Why “Getting Back to Normal” is the Last Thing We Should Do

Cobey Williamson
2 min readJul 1, 2020
Photo by Mick Haupt on Unsplash

When I think about the coronavirus pandemic, my mind often wanders to what I would be doing did it not exist. Going about my business. Continuing to be a cog in the machine. Perpetuating the status quo.

Is that what we want?

In our rush to get back to “normal”, are we perhaps overlooking the possibility that normal is precisely the problem?

Personally, I don’t want normal. I never have. And I certainly don’t want to get back to it.

Have you ever considered the impetus behind the massive appeal of the troves of aspirational media on the internet — photo blogs, Tumblr, Instagram? These microcosms of alternative reality — cosplay, virtual reality, vanlife, nostalgia. Could the source of their allure be because we find the real world, the one we have literally constructed around us, completely unfilling?

Ever since we ceased having to constantly struggle to merely survive, there has existed the opportunity to create, with intention, a built environment that doesn’t only meet our basest needs, but actually serves to evoke within us positive emotions — inspiration, creativity, courage, joy.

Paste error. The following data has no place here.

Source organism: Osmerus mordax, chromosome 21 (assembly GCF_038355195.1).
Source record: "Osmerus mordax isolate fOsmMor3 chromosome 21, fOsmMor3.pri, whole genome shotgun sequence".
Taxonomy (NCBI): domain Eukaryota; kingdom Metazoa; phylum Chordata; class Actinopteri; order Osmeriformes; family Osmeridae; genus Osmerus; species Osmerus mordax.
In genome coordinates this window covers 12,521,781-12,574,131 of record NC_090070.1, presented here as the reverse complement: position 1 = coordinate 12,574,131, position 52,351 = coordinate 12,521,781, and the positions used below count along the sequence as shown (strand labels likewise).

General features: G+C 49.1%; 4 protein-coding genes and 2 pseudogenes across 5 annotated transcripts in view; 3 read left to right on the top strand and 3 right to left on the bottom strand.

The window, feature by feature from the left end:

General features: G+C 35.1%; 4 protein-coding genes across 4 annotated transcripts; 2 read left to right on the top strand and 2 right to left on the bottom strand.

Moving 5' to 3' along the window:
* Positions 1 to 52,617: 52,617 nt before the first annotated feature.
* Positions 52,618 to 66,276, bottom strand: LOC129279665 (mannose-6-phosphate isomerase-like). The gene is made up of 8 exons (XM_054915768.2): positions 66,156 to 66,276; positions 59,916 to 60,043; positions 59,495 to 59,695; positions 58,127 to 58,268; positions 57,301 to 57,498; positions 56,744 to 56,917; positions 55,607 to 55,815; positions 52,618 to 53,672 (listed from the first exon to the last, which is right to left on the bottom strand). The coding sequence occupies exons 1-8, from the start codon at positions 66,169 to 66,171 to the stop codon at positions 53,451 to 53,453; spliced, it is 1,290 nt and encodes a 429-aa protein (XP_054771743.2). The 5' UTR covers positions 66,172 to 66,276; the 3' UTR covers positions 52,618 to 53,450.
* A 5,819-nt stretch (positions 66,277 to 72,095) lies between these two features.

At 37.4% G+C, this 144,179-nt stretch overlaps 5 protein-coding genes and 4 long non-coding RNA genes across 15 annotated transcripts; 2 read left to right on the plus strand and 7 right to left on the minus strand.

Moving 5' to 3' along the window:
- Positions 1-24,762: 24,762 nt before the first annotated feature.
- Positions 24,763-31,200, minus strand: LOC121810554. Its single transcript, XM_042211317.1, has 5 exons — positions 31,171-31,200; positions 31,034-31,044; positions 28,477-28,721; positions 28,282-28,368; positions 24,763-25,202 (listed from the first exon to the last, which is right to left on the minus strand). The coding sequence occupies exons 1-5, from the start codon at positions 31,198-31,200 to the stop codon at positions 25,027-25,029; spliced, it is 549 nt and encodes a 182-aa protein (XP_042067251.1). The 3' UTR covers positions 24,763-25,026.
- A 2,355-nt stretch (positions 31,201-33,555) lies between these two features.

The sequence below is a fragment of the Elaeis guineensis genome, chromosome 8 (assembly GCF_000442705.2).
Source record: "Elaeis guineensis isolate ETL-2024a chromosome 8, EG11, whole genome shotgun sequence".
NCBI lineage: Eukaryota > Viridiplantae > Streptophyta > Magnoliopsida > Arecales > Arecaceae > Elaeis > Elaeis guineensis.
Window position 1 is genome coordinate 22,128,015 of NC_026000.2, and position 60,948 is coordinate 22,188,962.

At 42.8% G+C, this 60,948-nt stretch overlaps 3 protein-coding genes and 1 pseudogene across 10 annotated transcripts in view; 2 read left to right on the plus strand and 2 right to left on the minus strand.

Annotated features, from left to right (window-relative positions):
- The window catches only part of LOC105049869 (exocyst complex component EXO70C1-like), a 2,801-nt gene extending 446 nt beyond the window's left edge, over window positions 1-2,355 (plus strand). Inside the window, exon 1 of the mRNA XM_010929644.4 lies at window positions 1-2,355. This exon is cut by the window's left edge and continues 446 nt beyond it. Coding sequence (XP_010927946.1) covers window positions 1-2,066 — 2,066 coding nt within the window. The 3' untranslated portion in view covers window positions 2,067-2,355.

I have long considered what might result from the following experiment: ask everyone to render, in whatever medium they chose, their ideal landscape. The image they see when they look out their window, gaze upon their home or neighborhood, walk out their front door.

I suspect the vast majority of them would appear strikingly similar.

In my mind, there exists an image of a perfect world. I often think about what keeps me from realizing it.

When I watch scenes on the news or video clips captured on smartphones on the internet, I am struck by how unnatural and uninspiring the settings I see featured in them appear to me. Gray. Monochrome. Uniform. Concrete.

Contrast this with the image that we imagined above. Or any image from your favorite influencer or visual artist on Instagram.

Do they evoke similar emotions in you? I doubt it.

So why not? And, more importantly, what can we do about it?

The coronavirus has brought the “all stop” to the economic juggernaut that my wife and climate scientist Dr. Steven Running told me was utterly impossible and potentially disastrous. With that achieved, getting “back to normal” is the very last thing I want to do.

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